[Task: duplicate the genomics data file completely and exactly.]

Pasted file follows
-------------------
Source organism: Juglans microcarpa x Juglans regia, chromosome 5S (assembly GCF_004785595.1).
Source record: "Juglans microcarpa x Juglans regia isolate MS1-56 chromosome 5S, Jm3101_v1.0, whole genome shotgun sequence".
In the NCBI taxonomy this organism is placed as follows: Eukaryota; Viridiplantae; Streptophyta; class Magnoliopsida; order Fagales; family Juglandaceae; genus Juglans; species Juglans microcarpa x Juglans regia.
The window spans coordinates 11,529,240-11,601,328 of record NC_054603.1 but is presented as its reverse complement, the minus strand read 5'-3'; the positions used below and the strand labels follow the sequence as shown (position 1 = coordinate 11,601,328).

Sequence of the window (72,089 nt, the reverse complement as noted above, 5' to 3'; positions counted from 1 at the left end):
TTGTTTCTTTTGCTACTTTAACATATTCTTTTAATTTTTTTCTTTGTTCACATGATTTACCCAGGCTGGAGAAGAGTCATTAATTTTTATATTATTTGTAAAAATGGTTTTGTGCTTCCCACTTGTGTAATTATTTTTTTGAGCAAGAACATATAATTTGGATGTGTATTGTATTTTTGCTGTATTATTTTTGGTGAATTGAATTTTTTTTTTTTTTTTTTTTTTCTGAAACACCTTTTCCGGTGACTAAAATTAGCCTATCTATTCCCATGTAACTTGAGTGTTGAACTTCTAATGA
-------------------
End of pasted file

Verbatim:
Source organism: Juglans microcarpa x Juglans regia, chromosome 5S (assembly GCF_004785595.1).
Source record: "Juglans microcarpa x Juglans regia isolate MS1-56 chromosome 5S, Jm3101_v1.0, whole genome shotgun sequence".
In the NCBI taxonomy this organism is placed as follows: Eukaryota; Viridiplantae; Streptophyta; class Magnoliopsida; order Fagales; family Juglandaceae; genus Juglans; species Juglans microcarpa x Juglans regia.
The window spans coordinates 11,529,240-11,601,328 of record NC_054603.1 but is presented as its reverse complement, the minus strand read 5'-3'; the positions used below and the strand labels follow the sequence as shown (position 1 = coordinate 11,601,328).

Sequence of the window (72,089 nt, the reverse complement as noted above, 5' to 3'; positions counted from 1 at the left end):
TTGTTTCTTTTGCTACTTTAACATATTCTTTTAATTTTTTTCTTTGTTCACATGATTTACCCAGGCTGGAGAAGAGTCATTAATTTTTATATTATTTGTAAAAATGGTTTTGTGCTTCCCACTTGTGTAATTATTTTTTTGAGCAAGAACATATAATTTGGATGTGTATTGTATTTTTGCTGTATTATTTTTGGTGAATTGAATTTTTTTTTTTTTTTTTTTTTTCTGAAACACCTTTTCCGGTGACTAAAATTAGCCTATCTATTCCCATGTAACTTGAGTGTTGAACTTCTAATGA